“Approximately 15 to 40 percent of sexually active people carry HPV,” said Dr. Gordon Lickrish, a gynecologist/oncologist at Toronto’s Princess Margaret Hospital. “The longer you are sexually active, and the more partners you have, the greater your chance of coming into contact with the virus.” Lickrish adds that condoms, the typical protection against STDs, are not effective in preventing HPV transmission. “The size of the virus can get through the small micro holes.”
So what is a girl to do?
According to DeMarco and other nutritional advocates, the best way to treat potential disease is prevention rather than treatment.
And that’s exactly what I started to do a decade ago. Four days after my diagnosis I took a puff of my last cigarette. While quitting was excrutiating (particularly when the method used was cold turkey) it was the best decision I made. As soon as I was through the withdrawal symptoms I found I had more energy, I slept better and I no longer craved unhealthy foods (wanted, yes; craved, no). I continued to practice safe
sex (a habit instilled in me by my parents who were aware of the dangers and also aware of the importance of their role in shaping my healthy attitude towards sexuality). And I changed my diet. The first thing I did was begin to eat foods rich in beta-carotene, vitamin C, folate (vitamin B9) and folic acid. Typically this meant introducing more fruits and vegetables into my diet. I also cut out red meat and lots of the greasy food alternatives.
Thankfully my new dietary choices were guided by research. Several population-based studies in North American and Europe conducted over the last two decades suggest that eating a diet rich in nutrients can help to protect against cancer, particularly cervical cancer. In fact, research suggests that individuals deficient in beta-carotene and folate are morel likely to develop cancerous or precancerous cervical lesions – although this relationship does remain inconclusive. These studies also suggest that diets rich in selenium, vitamin E, vitamin A, vitamin B12, and vitamin B6 may also be of benefit. Again, the use of these nutrients and the prevention or treatment of cervical dysplasia has not been sufficiently proven.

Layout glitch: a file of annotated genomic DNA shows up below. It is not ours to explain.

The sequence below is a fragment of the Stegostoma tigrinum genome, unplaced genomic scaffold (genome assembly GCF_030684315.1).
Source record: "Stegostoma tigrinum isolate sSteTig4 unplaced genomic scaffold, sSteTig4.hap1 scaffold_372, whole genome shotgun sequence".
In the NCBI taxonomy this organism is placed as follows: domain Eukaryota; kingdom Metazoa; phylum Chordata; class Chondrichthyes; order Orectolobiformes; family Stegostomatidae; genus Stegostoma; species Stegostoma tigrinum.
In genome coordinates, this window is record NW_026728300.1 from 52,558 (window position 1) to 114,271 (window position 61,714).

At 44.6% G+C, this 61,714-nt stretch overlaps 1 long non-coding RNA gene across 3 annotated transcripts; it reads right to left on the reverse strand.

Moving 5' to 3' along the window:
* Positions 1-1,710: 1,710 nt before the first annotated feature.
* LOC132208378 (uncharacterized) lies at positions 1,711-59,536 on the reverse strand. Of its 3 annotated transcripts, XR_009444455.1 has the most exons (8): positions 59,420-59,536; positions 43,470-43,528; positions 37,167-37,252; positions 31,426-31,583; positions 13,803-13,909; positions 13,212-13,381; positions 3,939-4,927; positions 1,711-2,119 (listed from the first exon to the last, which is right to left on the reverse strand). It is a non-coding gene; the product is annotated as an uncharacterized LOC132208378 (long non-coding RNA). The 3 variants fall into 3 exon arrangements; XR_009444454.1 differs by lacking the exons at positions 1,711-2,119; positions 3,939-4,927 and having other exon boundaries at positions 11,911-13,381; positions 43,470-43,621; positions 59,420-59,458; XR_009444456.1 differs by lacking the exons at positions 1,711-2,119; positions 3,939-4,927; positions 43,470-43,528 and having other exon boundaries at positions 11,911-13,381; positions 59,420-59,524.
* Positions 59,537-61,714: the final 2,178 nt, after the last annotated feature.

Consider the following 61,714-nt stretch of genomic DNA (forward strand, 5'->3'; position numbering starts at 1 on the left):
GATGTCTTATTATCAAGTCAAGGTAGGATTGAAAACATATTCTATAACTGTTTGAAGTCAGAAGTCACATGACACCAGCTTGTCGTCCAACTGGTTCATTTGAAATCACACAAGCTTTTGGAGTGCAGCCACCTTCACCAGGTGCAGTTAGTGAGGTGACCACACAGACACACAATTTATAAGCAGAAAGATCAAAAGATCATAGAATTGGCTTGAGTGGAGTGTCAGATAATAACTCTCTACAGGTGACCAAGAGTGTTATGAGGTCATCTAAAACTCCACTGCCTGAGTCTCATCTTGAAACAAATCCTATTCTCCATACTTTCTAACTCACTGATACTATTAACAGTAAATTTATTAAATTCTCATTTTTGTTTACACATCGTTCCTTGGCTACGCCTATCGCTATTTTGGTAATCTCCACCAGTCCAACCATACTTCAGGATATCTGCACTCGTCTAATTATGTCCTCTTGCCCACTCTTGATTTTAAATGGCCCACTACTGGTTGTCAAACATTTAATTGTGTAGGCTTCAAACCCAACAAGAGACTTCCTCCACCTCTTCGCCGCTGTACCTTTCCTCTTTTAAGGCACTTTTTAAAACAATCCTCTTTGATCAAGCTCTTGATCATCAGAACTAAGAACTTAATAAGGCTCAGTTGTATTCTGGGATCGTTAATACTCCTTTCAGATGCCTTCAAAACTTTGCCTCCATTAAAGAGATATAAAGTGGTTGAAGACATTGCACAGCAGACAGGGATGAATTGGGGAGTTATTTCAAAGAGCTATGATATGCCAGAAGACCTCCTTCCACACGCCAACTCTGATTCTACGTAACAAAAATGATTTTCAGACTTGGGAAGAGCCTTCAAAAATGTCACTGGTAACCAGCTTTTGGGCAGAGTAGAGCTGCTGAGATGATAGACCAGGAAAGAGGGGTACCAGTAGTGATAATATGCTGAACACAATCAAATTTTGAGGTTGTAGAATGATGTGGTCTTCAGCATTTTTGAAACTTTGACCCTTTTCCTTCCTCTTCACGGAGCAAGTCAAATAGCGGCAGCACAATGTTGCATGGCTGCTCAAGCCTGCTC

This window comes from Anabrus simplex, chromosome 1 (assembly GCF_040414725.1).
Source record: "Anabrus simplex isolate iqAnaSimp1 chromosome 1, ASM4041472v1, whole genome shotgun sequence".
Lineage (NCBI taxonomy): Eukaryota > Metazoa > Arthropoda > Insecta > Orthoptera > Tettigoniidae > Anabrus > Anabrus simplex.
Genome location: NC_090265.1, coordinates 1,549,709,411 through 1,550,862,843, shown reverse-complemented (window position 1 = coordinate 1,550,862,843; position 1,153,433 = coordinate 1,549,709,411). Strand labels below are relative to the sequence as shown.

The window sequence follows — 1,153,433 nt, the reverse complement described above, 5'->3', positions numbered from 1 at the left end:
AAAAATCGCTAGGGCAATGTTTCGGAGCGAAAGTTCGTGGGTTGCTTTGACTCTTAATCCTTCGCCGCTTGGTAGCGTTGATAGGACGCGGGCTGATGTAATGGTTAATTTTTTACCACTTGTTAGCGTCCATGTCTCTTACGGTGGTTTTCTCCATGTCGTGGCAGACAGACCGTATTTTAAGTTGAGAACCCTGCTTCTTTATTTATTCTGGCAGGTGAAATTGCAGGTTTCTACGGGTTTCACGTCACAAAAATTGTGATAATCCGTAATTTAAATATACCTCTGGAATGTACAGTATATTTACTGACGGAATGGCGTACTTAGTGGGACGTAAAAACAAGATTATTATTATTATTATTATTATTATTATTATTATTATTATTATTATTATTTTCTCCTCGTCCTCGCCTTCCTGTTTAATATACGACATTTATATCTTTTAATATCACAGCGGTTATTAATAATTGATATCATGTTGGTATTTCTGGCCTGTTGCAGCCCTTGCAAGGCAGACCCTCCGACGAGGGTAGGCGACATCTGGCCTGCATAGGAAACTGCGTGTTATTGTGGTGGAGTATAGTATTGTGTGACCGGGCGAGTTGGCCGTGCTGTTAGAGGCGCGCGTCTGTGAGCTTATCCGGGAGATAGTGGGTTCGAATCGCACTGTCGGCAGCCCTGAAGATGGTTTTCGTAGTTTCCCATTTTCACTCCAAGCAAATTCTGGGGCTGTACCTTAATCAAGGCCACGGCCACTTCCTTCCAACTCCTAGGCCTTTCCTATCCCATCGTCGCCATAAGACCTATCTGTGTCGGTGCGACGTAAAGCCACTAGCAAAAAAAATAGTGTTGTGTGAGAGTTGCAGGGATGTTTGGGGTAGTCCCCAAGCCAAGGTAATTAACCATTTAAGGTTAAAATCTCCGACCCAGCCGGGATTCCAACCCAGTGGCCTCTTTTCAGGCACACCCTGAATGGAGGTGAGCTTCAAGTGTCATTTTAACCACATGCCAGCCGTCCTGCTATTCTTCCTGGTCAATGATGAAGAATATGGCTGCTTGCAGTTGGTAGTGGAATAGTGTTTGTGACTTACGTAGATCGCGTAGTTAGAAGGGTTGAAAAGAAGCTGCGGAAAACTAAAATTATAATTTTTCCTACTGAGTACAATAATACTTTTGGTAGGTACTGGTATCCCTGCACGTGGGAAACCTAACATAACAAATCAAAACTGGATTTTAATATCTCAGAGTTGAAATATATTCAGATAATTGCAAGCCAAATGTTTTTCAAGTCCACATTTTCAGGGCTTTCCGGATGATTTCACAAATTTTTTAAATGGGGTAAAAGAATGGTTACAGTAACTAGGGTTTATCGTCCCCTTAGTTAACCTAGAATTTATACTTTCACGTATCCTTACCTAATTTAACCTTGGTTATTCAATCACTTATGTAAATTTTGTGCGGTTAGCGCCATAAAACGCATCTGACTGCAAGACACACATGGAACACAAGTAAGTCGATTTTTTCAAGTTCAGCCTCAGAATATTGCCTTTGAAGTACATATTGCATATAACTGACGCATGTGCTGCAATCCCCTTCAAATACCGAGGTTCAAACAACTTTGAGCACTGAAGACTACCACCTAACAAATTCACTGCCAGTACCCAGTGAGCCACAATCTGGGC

While conclusive proof is still elusive on the importance of supplements, herbs and nutrition in preventing disease, I, for one, am a convert.
The image of two massive lesions on my cervix (seen through a medical camera inserted into my uterus) has been a constant reminder of how dangerously wrong my health can go when I don’t take care of this body. The sight of those lesions helped reinforce my decision for lifestyle changes. Green tea and fresh tomatoes became regular components of my diet as coffee consumption decreased and smoking disappeared.
Over the years I have heard stories of women who repeatedly require surgery and biopsies in order to deal persistent and recurring dysplasia – a fate I was told to expect ten years ago as they cut out the lesions inside my body. Yet, a decade later, with a new diet and a preventative attitude I am cancer-spot free. And my body thanks me everyday.
Originally published in Vitality Magazine in March 2007